It has been suggested that Bartonella infection may be at the root of numerous chronic inflammatory conditions of the cat. With such high numbers of infected cats present regionally (up to 40%), it is going to be difficult to prove one way or the other whether there is a real association or just coincidence.
CAN DOGS GET INFECTED?
IS MY CAT INFECTED?
There are 5 tests available to detect Bartonella henselae: ELISA, IFA, PCR, Culture, and Western Blot. All the tests have pros and cons and no method seems to shine above the others.
The ELISA, IFA, and Western Blot tests are tests for antibody detection, the idea being that if antibodies against Bartonella are there then Bartonella must be there as well. For most diseases where antibody levels are used to establish a diagnosis, a mimimum “titer” or antibody amount is considered necessary to say “yes, this patient is infected.” The problems for Bartonella is that no such guidelines have been established. Making matters worse, we know that up to 11% of cats with Bartonella organisms happily circulating in their bloodstreams will not make antibodies and will thus test negative. At least this means that when the test is negative there is an 89% or greater chance that the cat is truly negative.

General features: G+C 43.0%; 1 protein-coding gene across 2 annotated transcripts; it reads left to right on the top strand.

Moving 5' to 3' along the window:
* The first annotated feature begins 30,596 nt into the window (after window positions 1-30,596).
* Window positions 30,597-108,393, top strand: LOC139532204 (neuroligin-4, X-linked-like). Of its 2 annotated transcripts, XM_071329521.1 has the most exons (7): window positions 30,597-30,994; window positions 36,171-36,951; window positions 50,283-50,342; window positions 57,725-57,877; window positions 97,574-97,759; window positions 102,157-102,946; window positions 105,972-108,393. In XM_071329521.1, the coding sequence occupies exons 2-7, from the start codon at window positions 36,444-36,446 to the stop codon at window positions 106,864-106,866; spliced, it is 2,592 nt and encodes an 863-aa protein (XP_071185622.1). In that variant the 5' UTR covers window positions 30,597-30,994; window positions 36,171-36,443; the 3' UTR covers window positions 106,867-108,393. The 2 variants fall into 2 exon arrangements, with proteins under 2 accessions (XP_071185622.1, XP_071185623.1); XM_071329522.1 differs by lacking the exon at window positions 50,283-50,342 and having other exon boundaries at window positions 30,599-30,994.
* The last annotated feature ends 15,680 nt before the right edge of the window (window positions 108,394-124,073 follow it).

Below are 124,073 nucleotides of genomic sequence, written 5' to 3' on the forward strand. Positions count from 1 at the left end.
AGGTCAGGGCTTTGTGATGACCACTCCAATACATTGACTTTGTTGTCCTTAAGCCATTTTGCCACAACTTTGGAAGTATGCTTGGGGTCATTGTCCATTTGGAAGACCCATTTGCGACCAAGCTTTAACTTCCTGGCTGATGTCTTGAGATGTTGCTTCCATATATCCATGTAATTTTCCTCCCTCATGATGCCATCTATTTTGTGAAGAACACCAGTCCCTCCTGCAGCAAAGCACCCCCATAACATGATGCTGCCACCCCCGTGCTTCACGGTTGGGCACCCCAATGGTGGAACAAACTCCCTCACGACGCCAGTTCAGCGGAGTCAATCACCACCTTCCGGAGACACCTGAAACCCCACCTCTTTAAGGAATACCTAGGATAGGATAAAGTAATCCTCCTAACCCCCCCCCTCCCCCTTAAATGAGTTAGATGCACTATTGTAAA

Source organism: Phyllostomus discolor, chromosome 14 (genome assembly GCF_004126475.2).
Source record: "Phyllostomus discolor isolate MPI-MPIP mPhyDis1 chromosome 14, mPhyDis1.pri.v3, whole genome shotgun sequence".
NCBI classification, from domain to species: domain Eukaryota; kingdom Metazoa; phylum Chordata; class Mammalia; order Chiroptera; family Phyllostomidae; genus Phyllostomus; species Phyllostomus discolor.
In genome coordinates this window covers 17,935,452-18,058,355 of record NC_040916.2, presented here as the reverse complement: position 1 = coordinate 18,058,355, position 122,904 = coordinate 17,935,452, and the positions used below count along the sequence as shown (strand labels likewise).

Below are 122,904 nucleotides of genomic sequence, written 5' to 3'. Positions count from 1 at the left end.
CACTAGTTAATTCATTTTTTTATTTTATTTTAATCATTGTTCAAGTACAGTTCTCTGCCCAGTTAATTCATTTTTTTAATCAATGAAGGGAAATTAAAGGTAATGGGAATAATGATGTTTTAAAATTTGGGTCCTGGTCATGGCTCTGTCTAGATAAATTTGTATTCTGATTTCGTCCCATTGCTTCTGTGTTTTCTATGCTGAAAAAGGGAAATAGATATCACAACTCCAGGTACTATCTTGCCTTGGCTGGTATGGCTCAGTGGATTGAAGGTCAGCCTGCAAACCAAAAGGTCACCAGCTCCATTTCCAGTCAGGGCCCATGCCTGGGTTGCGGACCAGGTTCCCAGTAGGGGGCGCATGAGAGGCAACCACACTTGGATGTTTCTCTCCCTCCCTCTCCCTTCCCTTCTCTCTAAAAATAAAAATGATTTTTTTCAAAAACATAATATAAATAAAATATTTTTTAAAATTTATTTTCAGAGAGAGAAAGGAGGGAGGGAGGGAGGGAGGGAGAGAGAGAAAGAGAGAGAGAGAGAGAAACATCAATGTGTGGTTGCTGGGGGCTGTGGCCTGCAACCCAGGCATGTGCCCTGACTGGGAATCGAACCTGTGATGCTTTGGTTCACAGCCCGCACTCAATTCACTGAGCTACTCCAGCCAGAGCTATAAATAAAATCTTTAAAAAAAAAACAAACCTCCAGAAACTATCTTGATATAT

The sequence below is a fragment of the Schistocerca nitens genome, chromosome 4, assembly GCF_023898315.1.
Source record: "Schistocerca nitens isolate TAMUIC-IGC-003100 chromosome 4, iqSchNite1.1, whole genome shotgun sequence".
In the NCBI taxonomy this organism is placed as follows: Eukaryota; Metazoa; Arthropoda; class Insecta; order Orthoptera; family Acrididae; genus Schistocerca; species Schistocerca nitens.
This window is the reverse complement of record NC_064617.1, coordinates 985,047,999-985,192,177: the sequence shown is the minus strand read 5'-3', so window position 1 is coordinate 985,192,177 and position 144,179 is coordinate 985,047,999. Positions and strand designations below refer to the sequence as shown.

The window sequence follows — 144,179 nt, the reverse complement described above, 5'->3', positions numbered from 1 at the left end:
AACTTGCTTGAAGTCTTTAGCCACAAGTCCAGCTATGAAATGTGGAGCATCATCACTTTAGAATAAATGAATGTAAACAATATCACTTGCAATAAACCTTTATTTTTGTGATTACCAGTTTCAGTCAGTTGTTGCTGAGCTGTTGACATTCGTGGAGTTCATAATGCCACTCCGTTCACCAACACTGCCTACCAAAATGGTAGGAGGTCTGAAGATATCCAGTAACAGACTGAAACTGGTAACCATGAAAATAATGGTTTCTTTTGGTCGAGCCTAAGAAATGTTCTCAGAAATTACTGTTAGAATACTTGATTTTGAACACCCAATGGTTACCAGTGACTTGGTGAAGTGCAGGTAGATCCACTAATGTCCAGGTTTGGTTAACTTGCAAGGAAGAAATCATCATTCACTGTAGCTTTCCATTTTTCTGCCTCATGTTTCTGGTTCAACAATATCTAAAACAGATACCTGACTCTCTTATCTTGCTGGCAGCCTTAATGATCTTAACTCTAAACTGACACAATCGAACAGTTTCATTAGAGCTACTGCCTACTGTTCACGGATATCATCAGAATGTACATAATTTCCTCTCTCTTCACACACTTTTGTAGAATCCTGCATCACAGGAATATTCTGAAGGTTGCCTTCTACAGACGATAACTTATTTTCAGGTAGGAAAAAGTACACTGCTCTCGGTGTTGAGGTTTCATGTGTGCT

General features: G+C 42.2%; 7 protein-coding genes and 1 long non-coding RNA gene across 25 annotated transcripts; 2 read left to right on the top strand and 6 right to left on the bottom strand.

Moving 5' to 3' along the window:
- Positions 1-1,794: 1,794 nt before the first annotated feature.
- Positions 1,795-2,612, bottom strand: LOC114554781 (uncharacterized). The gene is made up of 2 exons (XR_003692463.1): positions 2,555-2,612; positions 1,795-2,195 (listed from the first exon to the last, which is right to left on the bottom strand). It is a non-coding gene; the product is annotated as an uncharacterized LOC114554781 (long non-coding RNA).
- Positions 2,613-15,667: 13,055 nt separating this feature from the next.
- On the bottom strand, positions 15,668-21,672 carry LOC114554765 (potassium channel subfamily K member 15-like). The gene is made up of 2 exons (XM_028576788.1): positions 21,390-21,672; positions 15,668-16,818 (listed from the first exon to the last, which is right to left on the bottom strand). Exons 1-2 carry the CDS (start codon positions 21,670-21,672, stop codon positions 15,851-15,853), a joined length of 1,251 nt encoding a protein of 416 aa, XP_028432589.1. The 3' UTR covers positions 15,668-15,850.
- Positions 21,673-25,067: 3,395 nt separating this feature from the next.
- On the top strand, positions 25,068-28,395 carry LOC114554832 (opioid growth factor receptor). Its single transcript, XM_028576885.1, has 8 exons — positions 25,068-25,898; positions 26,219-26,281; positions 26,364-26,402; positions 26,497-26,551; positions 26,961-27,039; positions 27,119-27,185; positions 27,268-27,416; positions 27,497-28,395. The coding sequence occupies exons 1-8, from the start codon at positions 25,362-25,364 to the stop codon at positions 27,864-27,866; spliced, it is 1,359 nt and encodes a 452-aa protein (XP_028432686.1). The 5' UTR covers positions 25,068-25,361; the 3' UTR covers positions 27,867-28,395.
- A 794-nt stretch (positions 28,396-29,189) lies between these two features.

The most reliable test is the blood culture; however, several consecutive cultures are needed as the organism tends to only circulate intermittently. A positive culture is proof of infection though a negative culture may simply not have been taken at the time when organism is circulating.
PCR is a very sensitive DNA test for the presence of Bartonella DNA but because the organism only intermittently circulates, this may not offer much advantage over culture (except that results can be obtained slightly sooner).
In humans, a delayed hypersensitivity skin test is used as part of the diagnostic criteria for Cat Scratch Disease but this test has not been useful in cats. In this test, similar to the Tuberculosis test most of us are familiar with, a scratch on the skin is made and a reaction to the introduced antigens may occur either right away or in approximately 48 hours (delayed hypersensitivity reaction). Cats are poor delayed hypersensitivity responders.
TREATMENT OF THE CAT
An assortment of antibiotics have been used against Bartonella henselae in cats: amoxicillin, doxycycline, enrofloxacin, pradofloxacin and probably others. Efficacy has been mixed and Bartonella henselae rapidly becomes resistant to therapy.Treatment is currently recommended for cats showing symptoms of disease; if the goal is to reduce potential for human infection, this is best accomplished with flea control. Studies are on-going to determine which antibiotic is best for sick cats. It appears concurrent use of at least two antibiotics is associated with the best chance of fully eliminating infection. Presently doxycycline with pradofloxacin adding in a week or so later is favored. Treatment lasts a minimum of 4-6 weeks.
PREVENTION OF HUMAN INFECTION:
Prevention of Exposure
Prevention of Disease
Page last updated: 5/27/2018